Tesla stock will come crumbling down, at least that’s what Michael Burry, the man who predicted the 2007 United States housing bubble’s collapse in 2007, says.
Burry’s status as a financial prediction guru was captured in “The Big Short,” a novel turned into a Hollywood hit starring Steve Carrell and Christian Bale, who played Burry in the film. After putting an over $5 billion short on the housing market to collapse in 2007, Burry and his investors took away billions of dollars in gains, and he is predicting the same thing to happen to Tesla soon.
“Well, my last Big Short got bigger and bigger and BIGGER too,” Burry said in a now-deleted Tweet. “Enjoy it while it lasts,” he added.
In December, Burry became the most recent big-time investor to publicly admit that he was shorting Tesla stock, a move that cost those in the position over $38 billion in 2020 due to the electric automaker’s over 700% gain on Wall Street during the year. It was an unlikely scenario: a car company with limited production facilities trying to sell electric cars in the middle of a pandemic. Despite this, Tesla shares continued to rise, and 2021 is appearing to be no different.
Earlier this week, Tesla officially passed Facebook for the sixth-most valuable company in the world based on market capitalization. Additionally, the surge in stock price so far in 2021 has made Elon Musk, the company’s CEO, the richest person in the world. He officially passed Amazon frontman Jeff Bezos for the #1 spot on Thursday.
Burry’s December tweet that revealed his short position was reminiscent of an email that was sent out by CEO Elon Musk, where he stated the company could be “crushed like a souffle.” “Sell that #TeslaSouffle,” Burry tweeted after stating the company had “a current ridiculous price.”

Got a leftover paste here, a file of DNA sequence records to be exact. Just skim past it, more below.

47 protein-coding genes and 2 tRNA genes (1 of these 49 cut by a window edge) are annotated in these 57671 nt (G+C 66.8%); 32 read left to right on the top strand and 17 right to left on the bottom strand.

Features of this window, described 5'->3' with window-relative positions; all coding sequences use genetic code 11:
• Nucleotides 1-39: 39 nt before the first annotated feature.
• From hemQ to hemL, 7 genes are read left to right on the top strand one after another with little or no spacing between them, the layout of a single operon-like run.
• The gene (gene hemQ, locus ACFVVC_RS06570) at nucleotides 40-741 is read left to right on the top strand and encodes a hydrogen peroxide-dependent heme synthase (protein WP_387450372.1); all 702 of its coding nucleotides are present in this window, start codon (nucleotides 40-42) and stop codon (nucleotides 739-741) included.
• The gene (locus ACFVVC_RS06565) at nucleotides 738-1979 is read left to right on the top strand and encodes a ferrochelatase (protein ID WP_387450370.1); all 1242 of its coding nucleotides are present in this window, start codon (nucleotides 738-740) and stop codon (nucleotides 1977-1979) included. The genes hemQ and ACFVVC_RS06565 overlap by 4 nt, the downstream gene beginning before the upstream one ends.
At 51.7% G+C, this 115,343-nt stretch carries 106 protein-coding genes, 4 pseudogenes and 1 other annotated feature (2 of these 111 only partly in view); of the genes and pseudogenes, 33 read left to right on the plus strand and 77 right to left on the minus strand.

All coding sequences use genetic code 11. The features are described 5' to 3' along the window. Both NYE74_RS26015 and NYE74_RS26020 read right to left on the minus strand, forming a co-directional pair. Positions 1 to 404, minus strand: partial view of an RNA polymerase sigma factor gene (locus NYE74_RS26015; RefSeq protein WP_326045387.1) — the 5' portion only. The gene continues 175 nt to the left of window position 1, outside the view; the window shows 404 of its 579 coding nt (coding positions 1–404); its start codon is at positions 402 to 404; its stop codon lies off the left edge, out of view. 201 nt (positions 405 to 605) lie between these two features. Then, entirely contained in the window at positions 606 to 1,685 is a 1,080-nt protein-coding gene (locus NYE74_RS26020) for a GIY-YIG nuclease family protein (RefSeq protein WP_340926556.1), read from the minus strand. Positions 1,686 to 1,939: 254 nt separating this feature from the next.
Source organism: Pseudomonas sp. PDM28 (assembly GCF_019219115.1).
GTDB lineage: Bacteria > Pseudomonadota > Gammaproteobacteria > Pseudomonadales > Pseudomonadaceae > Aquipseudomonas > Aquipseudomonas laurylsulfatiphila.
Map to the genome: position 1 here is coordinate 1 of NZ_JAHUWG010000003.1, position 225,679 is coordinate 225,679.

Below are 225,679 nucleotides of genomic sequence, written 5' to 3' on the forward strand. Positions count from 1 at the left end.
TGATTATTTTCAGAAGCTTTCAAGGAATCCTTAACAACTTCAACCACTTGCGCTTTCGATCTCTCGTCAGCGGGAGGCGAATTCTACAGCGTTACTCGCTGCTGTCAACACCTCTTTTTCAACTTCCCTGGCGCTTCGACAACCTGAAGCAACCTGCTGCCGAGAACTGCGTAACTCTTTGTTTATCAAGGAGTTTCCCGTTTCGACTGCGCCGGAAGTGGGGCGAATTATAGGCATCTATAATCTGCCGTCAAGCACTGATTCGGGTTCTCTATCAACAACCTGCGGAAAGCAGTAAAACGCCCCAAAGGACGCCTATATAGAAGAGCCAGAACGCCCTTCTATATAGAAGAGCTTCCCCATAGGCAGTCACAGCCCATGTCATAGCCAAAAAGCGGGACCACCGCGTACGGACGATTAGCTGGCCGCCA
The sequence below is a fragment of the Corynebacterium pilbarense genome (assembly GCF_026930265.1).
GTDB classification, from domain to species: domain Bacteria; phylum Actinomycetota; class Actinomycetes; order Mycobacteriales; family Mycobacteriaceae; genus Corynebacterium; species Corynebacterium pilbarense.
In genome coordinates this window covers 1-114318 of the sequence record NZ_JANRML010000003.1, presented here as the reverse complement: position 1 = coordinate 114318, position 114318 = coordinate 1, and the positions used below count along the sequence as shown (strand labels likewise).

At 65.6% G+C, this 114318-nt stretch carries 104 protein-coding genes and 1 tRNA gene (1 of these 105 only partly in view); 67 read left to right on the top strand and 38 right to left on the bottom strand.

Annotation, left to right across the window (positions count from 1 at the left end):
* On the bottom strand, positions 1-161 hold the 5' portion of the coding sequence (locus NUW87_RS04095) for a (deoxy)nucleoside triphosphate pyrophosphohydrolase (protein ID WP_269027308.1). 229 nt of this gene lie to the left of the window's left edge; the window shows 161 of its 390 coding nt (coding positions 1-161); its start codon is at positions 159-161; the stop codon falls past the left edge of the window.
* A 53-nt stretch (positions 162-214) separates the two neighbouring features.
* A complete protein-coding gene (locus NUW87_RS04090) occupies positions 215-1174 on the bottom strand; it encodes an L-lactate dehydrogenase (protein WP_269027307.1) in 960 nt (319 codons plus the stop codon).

Tesla is no stranger to short-sellers, though. Through the years, the automaker has been called every name in the book by notorious hedge fund managers and investment gurus who are convinced that Tesla is on its way down. Several of these investors have admitted defeat in their mission to make money off of Tesla’s downfall. Still, several are sticking to their guns, even though it has already cost them millions of dollars.
David Einhorn of Greenlight Capital Re is one of them. Einhorn has traded barbs with Musk on Twitter for the public to feast on in the past, but despite his very public losses that he reported during his fund’s Q3 Earnings, he still cannot seem to trim back his short position. Tesla was a main contributor to the 14.9% decrease Einhorn saw in gross written premiums, the 10.7% decrease in net premiums, and a $22.8 million loss during the first nine months of 2020.
Tesla has continued to scale its production, figure out efficiencies in manufacturing, and continue on an already widely-successful product with its electric vehicles. The automaker’s focus in 2020 was battery cells and production, and it outlined its roadmap to making EVs affordable in the coming years through mass-production of EV cells. Tesla is the most successful EV company globally, dominating market share in many countries, and contributing to an accelerated transition to sustainable transportation. While some in the world are telling you to sell, the big winners are reiterating their desire for investors to get in while they can, supporting a company whose mission is much larger than money.